Kelly White

Kelly White is Managing Director of Geo Group Marketing and has been promoting and marketing Malawi’s tourism for over 20 years, after falling in love with the country (as so many of its visitors do), on his first trip to Africa in 1995. Geo Group works for the Malawi Travel Marketing Consortium which consists of the members of Malawi’s tourist industry who are focussed on international markets. Members cater for all travel and tourism needs across the ‘Warm Heart of Africa’ – tours & safaris, game lodges, lakeshore resorts, hotels, adventure activities, watersports, car hire, air charter, etc. Recent leaps in its safari experiences are helping to make Malawi one of the fastest emerging and most complete destinations in Africa. Kelly co-authored a guide book on Malawi, has now visited all the countries in southern Africa and has also been working for the Eswatini (Swaziland) Tourism Authority since 2010.

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  1. All completely new to me, never heard of Forest Bathing. If I did it I would want to go the whole hog and do the Star Bed too.

  2. It’s really quite sad that we’re having to reinvent the wheel. For centuries people would have been forest bathing as they went about their usual everyday lives. Obviously it would be good to get into the habit of doing it in Malawi, if that works well it should persuade you to get into a regular routine when you get back home.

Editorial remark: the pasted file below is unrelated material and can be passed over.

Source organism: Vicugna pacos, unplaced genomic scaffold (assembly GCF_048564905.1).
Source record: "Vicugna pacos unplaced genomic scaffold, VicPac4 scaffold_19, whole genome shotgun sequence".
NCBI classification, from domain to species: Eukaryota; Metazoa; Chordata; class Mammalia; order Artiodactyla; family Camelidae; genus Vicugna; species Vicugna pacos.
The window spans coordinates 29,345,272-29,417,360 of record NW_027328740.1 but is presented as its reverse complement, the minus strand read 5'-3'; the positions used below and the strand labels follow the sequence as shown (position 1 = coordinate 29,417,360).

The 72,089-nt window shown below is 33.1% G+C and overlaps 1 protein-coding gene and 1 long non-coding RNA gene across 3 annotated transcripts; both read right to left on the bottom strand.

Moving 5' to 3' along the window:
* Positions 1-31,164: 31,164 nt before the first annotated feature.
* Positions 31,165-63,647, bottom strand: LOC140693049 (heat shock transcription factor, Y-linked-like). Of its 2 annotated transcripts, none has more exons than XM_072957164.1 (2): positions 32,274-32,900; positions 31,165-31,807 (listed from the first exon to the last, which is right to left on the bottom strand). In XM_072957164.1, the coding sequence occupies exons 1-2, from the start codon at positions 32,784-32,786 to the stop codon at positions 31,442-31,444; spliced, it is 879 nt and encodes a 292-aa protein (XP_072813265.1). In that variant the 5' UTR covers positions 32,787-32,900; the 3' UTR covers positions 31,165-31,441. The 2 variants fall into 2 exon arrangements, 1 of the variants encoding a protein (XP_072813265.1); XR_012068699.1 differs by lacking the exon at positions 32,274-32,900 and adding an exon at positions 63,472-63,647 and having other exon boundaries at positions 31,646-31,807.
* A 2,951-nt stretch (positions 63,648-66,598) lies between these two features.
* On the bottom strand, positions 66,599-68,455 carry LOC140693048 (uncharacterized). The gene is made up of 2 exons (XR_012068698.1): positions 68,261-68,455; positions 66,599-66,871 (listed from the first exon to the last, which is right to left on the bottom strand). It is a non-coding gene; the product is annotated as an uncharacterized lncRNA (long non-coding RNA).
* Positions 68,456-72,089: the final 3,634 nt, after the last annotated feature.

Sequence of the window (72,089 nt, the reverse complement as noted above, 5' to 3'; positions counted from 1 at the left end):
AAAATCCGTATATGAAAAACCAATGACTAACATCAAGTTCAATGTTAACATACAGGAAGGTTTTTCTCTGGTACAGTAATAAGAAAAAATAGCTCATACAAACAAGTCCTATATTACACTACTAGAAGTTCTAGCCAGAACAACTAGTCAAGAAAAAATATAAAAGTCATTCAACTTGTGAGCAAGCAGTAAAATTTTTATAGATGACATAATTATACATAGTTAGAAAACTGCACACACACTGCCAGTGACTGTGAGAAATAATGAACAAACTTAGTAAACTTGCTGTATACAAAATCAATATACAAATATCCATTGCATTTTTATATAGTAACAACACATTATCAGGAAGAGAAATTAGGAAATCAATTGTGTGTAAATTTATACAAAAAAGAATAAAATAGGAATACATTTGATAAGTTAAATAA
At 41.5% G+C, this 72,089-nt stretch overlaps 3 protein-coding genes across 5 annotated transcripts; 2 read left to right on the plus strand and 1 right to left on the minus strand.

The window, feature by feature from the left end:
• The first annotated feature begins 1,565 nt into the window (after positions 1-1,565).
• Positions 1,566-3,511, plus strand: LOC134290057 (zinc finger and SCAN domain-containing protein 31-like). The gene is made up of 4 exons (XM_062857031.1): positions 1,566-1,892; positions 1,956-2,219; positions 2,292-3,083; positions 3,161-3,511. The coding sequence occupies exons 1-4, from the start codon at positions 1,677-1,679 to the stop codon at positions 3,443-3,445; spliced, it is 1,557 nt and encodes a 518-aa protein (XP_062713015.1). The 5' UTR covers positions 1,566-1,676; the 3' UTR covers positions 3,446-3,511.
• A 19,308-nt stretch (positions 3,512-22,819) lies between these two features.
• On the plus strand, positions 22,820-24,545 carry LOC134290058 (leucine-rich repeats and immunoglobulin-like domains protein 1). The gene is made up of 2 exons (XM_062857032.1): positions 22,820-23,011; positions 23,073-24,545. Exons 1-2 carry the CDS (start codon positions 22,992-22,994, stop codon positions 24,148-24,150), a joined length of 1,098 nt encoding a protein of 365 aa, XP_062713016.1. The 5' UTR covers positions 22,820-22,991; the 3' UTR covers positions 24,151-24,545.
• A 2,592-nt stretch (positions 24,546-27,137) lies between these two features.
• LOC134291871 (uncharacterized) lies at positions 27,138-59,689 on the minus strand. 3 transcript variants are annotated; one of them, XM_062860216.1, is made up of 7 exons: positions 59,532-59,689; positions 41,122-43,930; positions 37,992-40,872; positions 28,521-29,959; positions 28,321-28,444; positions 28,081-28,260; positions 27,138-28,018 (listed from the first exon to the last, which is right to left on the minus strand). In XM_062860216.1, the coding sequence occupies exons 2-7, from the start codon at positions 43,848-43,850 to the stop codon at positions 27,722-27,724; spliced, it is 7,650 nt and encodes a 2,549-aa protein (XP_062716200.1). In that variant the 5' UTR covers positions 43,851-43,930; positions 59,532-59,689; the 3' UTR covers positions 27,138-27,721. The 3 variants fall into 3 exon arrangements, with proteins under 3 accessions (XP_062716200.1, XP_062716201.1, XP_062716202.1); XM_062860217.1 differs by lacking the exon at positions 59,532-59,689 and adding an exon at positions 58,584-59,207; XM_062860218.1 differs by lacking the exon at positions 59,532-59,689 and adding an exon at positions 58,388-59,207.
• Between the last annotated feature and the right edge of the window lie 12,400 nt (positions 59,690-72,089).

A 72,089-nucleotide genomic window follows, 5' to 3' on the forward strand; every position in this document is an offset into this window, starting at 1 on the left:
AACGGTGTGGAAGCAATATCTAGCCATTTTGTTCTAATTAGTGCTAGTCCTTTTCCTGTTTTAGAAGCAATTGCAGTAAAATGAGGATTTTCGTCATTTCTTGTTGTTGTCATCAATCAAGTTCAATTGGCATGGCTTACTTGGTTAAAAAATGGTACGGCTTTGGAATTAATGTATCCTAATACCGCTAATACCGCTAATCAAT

1. Yes – regular relaxation is important for us all. It can be tricky to set aside time when back on the ‘daily grind’, sadly.

  3. When I first read ‘forest bathing’ I thought it was just literally bathing in natural lakes and such found in forests. I thought well, it would be a nice way to relax but I’d be a bit cautious of the cleanliness of the water (bugs, bacteria) and you wouldn’t want to totally strip off for it! But no, immersing yourself fully in nature and using all of your senses.. I think this ties in well with mindfulness and being ‘in the moment’.

    You’ve summed up the other benefit nicely with how it’s about getting “away from the stress and noise pollution of the modern world”. I’m wanting that more and more as the years go on, like we’re getting increasingly busy and connected and stressed. Getting back to basics and taking time out is so important to our physical and mental health. You’ve suggested some gorgeous places. Even reading about them and looking at the photos is quite calming, I think my blood pressure has dropped already!

    1. Thanks Wendy. For sure, occasional escapes from the modern world are increasingly important to us – and Malawi offers so many beautiful opportunities for them.

  4. A very persuasive pitch for forest bathing. Lots of beautiful serene pictures help too. From those wonderful scenes I think that Malawi’s positioning itself well in this new market of forest bathing, it’s going to take something really special to compete with those landscapes.

  5. This was a great read … I took my time with it and had to even look up a few places. Malawi really has a unique shape along its borders. I found the location of the Bua River lodge to be truly impressive. And I had to smile thinking about spending the night in a Star Bed. (I’m sure learning how to make mosquito repellent would be pretty useful.)

  6. First time I heard of forest bathing and it sounds exciting but a little daring. I’m thinking all the bugs and what not that might decide to just drop in on you. I don’t mind outdoor bathing like a tub in your private garden or something, but just within steps and comfort of you accommodation. I would go for the forest reserve since you have your own lodge. As well as the Bua River Lodge. It would be good to experience this at least once to satisfy a curiousity and try something new.